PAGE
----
I modify my .bashrc frequently and then source it. However, when I have things like export PATH="~/bin:~/perl5/bin:$PATH" in my file, then the PATH environment variable grows every time I source the file.

For example, the first time .bashrc is sourced, the PATH variable consists of ~/bin:~/perl5/bin:/usr/bin:/bin.

The second time it consists of ~/bin:~/perl5/bin:~/bin:~/perl5/bin:/usr/bin:/bin.

The third time it consists of ~/bin:~/perl5/bin:~/bin:~/perl5/bin:~/bin:~/perl5/bin:/usr/bin:/bin.

Is there a simple way to make it only add anything that isn't already in the PATH?


Use the pathmunge() function available in most distro's /etc/profile:

pathmunge () {
if ! echo $PATH | /bin/egrep -q "(^|:)$1($|:)" ; then
   if [ "$2" = "after" ] ; then

edit: For zsh users, typeset -U <variable_name> will deduplicate path entries.

  • Thanks! It's not in /etc/profile on Debian Lenny, so I include it in my .bashrc. – Christopher Bottoms Oct 19 '10 at 16:15
  • Usage: pathmunge /some/path will place /some/path at the beginning of $PATH and pathmunge /some/path after will place /some/path at the end of $PATH – Christopher Bottoms Oct 19 '10 at 16:18
  • Cleaner way of doing the check to see if the hew directory exists in the current path, in modern bash shells: if ! [[ $PATH =~ (^|:)$1($|:) ]] ; then. – Christopher Cashell Oct 28 '10 at 16:38
  • I wouldn't use this. If my naive version said PATH=/foo:$PATH that means I want /foo to win. pathmunge /foo before doesn't accomplish that. A better way would be to add /foo at the beginning and then remove duplicates afterwards. – Don Hatch Nov 24 '17 at 21:11

I was having this issue so I used a combination of techniques listed on StackOverflow question. The following is what I used to dedupe the actual PATH variable that had already been set, since I didn't want to modify the base script.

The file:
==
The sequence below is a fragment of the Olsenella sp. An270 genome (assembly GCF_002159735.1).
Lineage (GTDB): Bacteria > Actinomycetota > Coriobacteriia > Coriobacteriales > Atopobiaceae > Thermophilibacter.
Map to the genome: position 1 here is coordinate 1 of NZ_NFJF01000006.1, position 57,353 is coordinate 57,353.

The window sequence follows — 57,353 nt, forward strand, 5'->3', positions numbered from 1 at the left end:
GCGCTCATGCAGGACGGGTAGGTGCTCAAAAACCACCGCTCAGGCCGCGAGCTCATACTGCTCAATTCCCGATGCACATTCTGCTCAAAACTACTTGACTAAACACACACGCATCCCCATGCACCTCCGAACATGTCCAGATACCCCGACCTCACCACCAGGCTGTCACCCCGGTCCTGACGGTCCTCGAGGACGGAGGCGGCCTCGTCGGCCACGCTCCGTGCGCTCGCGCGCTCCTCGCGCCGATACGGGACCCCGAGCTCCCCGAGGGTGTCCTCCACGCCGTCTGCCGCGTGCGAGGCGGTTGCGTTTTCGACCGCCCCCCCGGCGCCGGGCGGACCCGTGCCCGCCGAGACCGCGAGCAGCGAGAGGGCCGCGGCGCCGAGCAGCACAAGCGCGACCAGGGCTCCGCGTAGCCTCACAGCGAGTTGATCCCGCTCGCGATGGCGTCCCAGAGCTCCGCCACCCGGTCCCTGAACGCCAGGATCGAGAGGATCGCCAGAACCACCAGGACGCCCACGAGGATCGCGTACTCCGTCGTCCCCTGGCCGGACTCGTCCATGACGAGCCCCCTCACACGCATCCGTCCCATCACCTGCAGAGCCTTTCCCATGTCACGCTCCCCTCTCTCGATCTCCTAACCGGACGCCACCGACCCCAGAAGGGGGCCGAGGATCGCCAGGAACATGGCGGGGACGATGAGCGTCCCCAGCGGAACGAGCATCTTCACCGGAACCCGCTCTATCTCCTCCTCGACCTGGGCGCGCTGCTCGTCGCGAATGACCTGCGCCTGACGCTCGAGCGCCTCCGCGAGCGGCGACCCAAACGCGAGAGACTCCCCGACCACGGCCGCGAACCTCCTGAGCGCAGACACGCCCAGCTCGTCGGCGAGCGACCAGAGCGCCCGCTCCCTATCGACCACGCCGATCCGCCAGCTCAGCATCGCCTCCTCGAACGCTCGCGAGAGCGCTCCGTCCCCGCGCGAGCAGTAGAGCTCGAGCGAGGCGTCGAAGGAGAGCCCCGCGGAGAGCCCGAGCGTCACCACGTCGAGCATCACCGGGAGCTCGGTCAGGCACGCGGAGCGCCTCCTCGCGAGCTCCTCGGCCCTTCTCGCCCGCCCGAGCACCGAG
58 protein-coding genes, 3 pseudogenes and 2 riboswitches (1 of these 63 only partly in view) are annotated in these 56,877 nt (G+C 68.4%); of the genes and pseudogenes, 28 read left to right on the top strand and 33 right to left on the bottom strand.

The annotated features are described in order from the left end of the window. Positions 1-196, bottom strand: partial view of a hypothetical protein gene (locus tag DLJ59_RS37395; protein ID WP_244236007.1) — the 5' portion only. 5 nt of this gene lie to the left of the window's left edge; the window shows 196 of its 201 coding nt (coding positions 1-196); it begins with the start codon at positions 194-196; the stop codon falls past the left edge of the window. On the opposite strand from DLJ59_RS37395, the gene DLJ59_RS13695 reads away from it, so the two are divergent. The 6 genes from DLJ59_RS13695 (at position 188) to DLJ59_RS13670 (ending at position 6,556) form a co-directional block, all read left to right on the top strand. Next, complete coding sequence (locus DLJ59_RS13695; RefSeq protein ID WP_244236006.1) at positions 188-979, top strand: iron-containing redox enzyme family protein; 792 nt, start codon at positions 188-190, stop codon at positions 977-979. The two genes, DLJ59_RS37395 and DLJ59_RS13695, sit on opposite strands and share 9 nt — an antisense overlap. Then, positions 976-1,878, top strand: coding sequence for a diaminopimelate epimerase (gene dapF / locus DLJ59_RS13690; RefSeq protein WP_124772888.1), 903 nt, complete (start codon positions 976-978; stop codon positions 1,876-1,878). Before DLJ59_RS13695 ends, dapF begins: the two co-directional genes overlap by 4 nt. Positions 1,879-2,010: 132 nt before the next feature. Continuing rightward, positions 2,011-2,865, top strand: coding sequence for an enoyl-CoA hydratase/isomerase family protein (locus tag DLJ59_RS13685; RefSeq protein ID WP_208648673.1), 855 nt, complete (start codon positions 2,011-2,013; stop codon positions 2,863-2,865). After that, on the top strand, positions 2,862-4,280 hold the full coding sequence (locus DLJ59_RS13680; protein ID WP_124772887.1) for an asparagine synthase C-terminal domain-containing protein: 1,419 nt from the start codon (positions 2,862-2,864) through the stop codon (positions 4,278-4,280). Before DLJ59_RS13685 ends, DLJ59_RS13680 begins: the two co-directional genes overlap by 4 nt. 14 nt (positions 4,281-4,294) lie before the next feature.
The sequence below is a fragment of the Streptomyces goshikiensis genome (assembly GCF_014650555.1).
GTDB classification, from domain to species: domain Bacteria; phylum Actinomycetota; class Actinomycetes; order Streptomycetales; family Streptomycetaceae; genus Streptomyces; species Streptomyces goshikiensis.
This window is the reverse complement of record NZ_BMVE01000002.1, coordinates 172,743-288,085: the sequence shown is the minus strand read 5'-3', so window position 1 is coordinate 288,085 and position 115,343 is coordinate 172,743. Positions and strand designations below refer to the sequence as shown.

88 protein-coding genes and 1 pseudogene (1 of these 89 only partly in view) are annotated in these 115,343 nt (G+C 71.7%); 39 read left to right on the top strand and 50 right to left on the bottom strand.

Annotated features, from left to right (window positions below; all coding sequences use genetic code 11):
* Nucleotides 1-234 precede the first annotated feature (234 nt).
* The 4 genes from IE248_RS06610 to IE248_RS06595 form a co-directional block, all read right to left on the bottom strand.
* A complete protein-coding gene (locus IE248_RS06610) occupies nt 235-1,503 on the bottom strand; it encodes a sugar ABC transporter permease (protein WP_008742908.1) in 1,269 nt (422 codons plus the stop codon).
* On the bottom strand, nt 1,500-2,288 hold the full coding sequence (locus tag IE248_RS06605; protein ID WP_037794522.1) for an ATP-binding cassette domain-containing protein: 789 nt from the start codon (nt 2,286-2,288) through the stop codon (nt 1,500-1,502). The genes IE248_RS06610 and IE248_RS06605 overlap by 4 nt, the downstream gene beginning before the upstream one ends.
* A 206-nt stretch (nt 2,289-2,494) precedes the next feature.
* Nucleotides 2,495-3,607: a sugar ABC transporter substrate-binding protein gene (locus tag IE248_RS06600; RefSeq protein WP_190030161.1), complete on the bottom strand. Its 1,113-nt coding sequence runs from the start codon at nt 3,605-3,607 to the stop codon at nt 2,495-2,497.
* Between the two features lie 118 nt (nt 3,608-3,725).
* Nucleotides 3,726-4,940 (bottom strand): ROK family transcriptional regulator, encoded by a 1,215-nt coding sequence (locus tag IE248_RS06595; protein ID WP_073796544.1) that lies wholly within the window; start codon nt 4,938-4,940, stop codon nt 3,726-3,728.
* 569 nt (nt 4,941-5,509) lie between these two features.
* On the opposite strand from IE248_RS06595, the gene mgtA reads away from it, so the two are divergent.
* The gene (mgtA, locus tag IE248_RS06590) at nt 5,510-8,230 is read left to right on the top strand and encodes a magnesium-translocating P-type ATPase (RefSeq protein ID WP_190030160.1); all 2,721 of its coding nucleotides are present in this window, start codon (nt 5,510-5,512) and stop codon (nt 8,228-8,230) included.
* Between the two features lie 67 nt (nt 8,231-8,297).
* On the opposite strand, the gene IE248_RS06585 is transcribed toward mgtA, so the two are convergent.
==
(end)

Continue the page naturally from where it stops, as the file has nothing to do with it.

tmppath=(${PATH// /@})
    array=(${tmppath//:/ })
    for i in "${array[@]//@/ }"
        if ! [[ $PATH_NEW =~ "$i" ]]; then
    export PATH
    unset PATH_NEW

You could always optimize this a bit more, but I had extra code in my original to display what was happening to ensure that it was correctly setting the variables. The other thing to note is that I perform the following

  1. replace any SPACE character with an @ character
  2. split the array
  3. loop through the array
  4. replace any @ characters in the element string with a space

This is to ensure that I can handle directories with spaces in (Samba home directories with Active Directory usernames can have spaces!)

  • WARNING: This implementation has a major bug!! it will remove /bin if there are other entries like /usr/bin because the regexp matches even though the two entries are not the same! – Sukima Apr 23 '19 at 15:09
  • Here is an alternative implementation that fixes that bug: github.com/sukima/dotfiles/blob/… – Sukima Apr 23 '19 at 15:19

Set your path explicitly.

  • Thanks. I tried setting the path explicitly, but I have a .bashrc file that I use in multiple environments, so the exact default PATH is not always the same. – Christopher Bottoms Oct 19 '10 at 16:26